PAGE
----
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For Quality Copperware, Visit the Dogindoki Store in Oku-Asakusa

To explore the allure of copperware, I visited Dogindoki, a long-established store with a history going back 99 years ago in the Senzoku-dori Shopping Street in Asakusa, Taito-ku, Tokyo. It was there that I talked to Tamotsu Hoshino, a third-generation copperware craftsman who started his training at the age of 18 and is now one of the few Edo-style copperware artisans in Japan.

Hoshino has always loved making things with his hands, and as the eldest son, he started thinking about taking over the family business when he was in junior high. He eventually apprenticed himself to a silverware craftsman, hearing that "silverware is more precise and more difficult to process than copper," therefore reasoning that if he first got experience working with a more difficult metal, it’d make learning about copper later on a little easier. After four years of making silverware, he returned to his parents' home and devoted himself to the art of copperware.

However, Hoshino laughed as he told me that the name of the store, which literally means "Copper and Silverworks," has nothing to do with his background in silverware manufacturing. Instead, it refers to his grandfather Ginjiro, whose name is spelled with the character for silver. "In the early days of the business, my grandfather added the character to the name of the store, and it just stuck around,” Hoshino said. The first floor of Dogindoki is the store, and the second floor is where the family lives. The store is divided into three areas: to the left of the entrance is the display area, to the right is the workshop where Hoshino hammers copperware every day, and the back is where the raw materials and furnace are located.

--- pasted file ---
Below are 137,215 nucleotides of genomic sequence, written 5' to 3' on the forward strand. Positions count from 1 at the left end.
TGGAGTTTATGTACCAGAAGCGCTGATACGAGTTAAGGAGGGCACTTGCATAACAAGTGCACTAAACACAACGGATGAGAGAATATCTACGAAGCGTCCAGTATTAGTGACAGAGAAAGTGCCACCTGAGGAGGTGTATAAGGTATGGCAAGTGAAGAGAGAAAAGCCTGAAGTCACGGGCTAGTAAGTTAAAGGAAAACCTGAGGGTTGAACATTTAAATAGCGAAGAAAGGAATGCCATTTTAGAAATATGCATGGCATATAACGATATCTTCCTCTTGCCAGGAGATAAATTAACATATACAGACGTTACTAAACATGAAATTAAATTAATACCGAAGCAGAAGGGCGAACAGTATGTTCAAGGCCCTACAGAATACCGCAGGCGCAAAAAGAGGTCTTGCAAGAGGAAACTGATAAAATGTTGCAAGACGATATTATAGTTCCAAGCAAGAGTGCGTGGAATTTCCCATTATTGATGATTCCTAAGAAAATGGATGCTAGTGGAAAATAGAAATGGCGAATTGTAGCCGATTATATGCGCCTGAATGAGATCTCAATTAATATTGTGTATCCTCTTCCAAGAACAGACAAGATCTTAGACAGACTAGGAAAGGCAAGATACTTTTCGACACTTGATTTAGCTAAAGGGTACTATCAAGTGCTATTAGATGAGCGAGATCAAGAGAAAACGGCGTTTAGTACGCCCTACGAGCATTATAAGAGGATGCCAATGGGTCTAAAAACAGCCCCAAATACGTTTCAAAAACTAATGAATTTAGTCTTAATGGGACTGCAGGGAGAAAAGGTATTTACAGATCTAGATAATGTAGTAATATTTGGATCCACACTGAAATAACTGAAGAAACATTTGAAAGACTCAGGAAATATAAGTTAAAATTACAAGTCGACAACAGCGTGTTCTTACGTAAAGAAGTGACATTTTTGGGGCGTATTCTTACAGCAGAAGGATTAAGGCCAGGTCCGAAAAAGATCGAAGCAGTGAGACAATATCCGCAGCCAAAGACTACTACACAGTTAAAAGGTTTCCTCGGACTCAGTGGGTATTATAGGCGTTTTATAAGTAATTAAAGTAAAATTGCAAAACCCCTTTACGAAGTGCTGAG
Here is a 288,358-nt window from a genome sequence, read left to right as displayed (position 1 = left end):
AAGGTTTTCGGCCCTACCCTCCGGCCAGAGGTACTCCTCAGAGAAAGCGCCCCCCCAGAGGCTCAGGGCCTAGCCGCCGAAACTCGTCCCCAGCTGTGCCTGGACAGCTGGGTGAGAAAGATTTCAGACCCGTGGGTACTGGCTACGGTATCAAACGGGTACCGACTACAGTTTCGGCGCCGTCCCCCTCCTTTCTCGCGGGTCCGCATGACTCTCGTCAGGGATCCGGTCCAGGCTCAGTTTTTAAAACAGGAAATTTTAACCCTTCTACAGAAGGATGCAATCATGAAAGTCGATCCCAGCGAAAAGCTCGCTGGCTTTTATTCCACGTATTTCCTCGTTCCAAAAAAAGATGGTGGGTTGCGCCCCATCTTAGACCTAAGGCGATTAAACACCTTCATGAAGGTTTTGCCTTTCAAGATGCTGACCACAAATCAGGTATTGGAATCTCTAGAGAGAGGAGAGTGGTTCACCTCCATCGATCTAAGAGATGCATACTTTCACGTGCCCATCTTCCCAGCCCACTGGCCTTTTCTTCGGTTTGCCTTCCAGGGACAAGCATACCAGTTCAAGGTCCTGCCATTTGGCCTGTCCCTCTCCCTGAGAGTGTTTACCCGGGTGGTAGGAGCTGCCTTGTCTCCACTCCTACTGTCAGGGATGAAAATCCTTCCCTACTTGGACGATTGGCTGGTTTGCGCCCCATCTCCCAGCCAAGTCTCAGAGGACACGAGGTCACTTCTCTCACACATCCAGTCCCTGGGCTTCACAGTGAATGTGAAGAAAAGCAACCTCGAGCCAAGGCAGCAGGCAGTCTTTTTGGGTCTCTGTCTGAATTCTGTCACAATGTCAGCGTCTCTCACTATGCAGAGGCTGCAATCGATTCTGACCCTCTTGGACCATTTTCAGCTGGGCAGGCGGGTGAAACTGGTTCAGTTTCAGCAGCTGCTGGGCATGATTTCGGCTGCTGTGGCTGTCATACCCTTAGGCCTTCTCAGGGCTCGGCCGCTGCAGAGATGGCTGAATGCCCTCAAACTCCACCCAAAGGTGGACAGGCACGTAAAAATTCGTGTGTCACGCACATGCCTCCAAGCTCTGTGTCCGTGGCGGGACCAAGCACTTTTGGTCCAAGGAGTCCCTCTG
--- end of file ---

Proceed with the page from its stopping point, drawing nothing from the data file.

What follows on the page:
Hoshino’s Tsuiki Copperware-Making Process

1. Preparing the base metal: Using a special cutter, a sheet of copper "base metal" about 1 centimeter thick is cut into a circle or other shapes according to the size of the final product.

2. Annealing: Copper plates are very hard and must first be heat-treated in a furnace. After the material's properties are changed by the high temperatures, the base metal is softened by plunging it into cold water. Once the copper is cool enough for the artisan to be able to touch it by hand, the "bottom plate" is made.

3. Acid cleaning: After the copper plates are heated, an oxide film forms on their surfaces, turning them black. Most of the oxide film can be washed off with cold water, but to remove all of it, the plates need to be soaked in a 10% solution of dilute sulfuric acid.

4. Striking: The treated copper plate (or part of it) is placed on a special wooden block and struck along the border between the bottom and sides of the product, using the irregular shape of the block to shape the copper. Through this, the edges of the flat plate are raised and the product becomes three-dimensional.

As copper becomes denser and harder the more times you strike it, it might be necessary to anneal (soften) it a few times during this process.

5. Shaping: As we mentioned before, “tsuiki” means “to shape with a hammer or mallet.” This is that step. A half-finished copper plate is placed on the toriguchi (or ategane) shaping iron and then struck with a mallet at a steady rhythm while being slowly turned with the other hand.

6. Final finishes: The above steps use a wooden mallet to shape the metal. However, this step uses an iron hammer to add fine adjustments and decorations to the surface of the copperware. When the surface of the finished product is struck uniformly with the hammer, it creates a nice, even surface. The more the surface of the copperware is struck, the shinier it becomes, so patient and regular hammering is necessary.

The Wide Variety of Copperware Products